To be truthful, there was little harm left that could be done. He was getting old now, too, and his mind seemed to slip a little further every day. His body was not what it had once been, and he had grown weak from years of subsisting on hospital cuisine. Lately, the portions he’d been eating had grown smaller and smaller, with the accompanying complaint that it just took too much effort to eat at times. The Healers fed him intravenously and hoped for the best, but he was not an anomaly. Many others like him just faded away.
So he spent long hours alone, alternately reading his books and wanting to destroy them. He had no identity, but did he even need one in this place? He had no energy for getting out.
One Sunday, he heard one Healer tell another that a little old woman had passed away.
The unfortunate circumstances of her death upset him for quite a while. She had a stroke, they said, and was en route to the hospital but just didn’t make it there quickly enough. They had been so close, he and his only remaining fan, almost able to meet one another. He had practiced for years what he might say if she ever came to the hospital to talk to him. In his youth, he had held little concern for individual admirers, but the connection between him and this one person was so strong in the wake of his hunger for social contact. He wanted to thank her just for caring, for keeping his mind ticking on with her questions. If anyone could tell him what his battered books and medical team could not, it was her.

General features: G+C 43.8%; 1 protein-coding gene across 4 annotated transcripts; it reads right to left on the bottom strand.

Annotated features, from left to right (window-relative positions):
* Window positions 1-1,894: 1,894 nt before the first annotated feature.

Now the chance had passed, like two trains moving silently past one another in the dark.
On Monday, he asked for the staff to pile his letters up on his bed. They filled his lap and hemorrhaged outwards onto the sheets, and when one or two spilled onto the floor, he requested again that they be handed to him. He spent the entire day in bed, picking at his meals and poring over words he’d already read a dozen times. They were her remains.
On Tuesday he got up, with much effort, and began removing his pieces of parchment from the wall. He balled them up, tape and all, and put them in the trash. The Healers speculated that maybe he was starting anew, giving up on his fruitless quest now that the last personal reminder of his past life was gone. But he was merely cleaning up. He must have known.
It was one of few selfless acts, or so the person who wrote his obituary would remark.